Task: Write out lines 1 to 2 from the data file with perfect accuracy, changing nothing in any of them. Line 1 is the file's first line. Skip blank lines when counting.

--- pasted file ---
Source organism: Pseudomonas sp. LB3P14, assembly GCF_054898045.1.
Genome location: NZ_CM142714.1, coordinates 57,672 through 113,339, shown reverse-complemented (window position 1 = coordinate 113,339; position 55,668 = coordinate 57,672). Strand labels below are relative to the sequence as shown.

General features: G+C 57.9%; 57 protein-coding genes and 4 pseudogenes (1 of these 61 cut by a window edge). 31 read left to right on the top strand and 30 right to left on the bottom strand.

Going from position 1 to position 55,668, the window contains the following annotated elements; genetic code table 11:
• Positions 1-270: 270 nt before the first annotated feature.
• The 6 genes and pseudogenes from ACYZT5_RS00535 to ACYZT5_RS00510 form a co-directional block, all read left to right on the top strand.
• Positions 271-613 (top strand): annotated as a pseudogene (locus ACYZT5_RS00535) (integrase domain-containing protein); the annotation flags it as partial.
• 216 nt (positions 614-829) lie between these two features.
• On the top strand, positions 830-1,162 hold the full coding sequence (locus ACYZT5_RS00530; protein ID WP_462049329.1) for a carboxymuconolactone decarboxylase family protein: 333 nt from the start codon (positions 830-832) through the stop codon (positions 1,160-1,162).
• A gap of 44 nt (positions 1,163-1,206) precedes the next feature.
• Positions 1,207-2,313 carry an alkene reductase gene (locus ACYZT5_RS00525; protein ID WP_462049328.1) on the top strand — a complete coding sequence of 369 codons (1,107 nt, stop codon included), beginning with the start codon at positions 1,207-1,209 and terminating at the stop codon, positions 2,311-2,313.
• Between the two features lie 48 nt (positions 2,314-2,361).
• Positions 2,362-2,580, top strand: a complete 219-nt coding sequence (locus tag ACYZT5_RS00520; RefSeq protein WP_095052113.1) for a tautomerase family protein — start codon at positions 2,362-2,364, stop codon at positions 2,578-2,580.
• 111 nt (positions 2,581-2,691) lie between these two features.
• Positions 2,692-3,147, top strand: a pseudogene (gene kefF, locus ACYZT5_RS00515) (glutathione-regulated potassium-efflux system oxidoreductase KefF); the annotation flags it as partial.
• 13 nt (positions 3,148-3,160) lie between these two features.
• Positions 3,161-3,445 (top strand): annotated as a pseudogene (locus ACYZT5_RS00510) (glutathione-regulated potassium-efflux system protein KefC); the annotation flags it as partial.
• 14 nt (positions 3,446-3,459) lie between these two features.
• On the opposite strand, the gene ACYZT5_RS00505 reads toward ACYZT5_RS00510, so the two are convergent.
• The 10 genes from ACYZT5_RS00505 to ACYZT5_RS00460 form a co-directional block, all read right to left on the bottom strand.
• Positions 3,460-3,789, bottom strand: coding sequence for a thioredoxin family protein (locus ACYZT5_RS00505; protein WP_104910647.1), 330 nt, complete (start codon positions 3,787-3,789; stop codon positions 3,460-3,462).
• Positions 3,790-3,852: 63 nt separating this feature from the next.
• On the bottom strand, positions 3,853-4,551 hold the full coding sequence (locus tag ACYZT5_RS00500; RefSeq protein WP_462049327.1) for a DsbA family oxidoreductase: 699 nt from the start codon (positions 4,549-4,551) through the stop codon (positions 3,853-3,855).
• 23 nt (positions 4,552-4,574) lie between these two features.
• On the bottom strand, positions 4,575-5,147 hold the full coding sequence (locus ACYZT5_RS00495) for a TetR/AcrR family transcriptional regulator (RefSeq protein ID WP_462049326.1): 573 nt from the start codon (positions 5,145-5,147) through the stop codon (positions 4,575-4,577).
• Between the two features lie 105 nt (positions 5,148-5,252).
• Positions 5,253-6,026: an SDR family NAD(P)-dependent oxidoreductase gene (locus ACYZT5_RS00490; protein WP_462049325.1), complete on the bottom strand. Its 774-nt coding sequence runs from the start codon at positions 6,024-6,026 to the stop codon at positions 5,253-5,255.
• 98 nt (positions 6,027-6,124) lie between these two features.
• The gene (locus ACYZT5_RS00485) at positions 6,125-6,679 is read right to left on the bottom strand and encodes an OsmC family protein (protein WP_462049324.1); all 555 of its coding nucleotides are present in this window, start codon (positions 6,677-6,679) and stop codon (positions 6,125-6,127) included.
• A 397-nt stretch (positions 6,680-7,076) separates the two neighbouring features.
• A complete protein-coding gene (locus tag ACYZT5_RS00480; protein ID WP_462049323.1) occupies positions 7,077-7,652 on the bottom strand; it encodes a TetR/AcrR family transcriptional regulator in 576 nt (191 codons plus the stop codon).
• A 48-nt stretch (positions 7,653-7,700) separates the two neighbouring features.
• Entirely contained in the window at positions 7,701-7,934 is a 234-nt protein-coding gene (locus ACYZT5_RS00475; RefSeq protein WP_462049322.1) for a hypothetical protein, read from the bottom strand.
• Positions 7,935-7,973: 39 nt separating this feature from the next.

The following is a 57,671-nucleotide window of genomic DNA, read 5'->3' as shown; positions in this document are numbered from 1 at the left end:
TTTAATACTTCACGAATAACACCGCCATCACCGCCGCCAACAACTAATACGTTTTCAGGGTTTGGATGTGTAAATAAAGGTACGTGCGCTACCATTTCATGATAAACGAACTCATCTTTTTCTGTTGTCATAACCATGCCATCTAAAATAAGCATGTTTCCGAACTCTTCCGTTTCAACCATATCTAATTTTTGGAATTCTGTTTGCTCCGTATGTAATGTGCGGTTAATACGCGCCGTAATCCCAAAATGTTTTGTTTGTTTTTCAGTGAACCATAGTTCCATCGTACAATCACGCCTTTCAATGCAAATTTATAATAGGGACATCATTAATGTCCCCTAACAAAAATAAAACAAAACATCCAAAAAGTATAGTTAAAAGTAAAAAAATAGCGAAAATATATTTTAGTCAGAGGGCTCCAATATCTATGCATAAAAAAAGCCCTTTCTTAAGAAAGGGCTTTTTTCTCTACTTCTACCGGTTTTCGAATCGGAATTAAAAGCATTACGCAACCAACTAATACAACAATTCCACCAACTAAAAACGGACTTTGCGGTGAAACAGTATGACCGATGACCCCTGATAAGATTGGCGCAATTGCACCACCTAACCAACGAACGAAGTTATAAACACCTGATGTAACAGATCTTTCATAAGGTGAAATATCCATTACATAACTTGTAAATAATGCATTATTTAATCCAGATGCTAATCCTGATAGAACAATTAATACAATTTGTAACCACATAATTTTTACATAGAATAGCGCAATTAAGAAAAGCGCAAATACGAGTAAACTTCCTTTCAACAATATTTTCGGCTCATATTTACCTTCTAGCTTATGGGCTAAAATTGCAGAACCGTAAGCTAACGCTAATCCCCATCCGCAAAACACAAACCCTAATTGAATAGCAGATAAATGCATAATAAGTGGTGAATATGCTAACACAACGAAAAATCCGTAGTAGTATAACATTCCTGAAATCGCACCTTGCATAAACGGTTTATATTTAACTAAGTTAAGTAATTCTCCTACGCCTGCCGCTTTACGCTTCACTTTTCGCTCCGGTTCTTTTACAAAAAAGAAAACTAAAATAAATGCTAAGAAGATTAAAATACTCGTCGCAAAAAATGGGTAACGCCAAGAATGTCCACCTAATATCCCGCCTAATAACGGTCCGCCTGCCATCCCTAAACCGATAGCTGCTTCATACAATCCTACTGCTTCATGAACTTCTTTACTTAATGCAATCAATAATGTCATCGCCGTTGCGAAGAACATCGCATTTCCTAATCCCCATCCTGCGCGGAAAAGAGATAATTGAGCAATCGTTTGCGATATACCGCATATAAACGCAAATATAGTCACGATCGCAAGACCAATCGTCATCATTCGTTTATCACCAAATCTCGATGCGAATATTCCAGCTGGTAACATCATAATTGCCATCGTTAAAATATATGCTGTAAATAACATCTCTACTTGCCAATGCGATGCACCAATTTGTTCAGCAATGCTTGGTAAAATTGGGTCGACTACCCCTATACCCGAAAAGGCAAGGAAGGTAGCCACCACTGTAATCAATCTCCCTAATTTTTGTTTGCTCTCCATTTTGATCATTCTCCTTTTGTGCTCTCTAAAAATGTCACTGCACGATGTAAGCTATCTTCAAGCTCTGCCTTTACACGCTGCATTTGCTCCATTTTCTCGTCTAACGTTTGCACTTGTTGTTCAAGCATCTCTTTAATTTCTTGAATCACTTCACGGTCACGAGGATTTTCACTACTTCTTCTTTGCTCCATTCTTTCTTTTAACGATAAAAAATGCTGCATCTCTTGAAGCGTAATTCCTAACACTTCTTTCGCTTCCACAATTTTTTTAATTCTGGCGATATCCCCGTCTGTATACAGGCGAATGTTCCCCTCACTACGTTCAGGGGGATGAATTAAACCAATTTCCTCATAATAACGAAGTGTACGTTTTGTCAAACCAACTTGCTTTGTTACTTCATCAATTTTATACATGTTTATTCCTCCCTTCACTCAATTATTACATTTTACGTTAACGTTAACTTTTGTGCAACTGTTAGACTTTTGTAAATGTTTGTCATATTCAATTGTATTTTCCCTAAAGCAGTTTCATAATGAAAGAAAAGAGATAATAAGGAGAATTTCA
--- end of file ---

Source organism: Pseudomonas sp. LB3P14, assembly GCF_054898045.1.
Genome location: NZ_CM142714.1, coordinates 57,672 through 113,339, shown reverse-complemented (window position 1 = coordinate 113,339; position 55,668 = coordinate 57,672). Strand labels below are relative to the sequence as shown.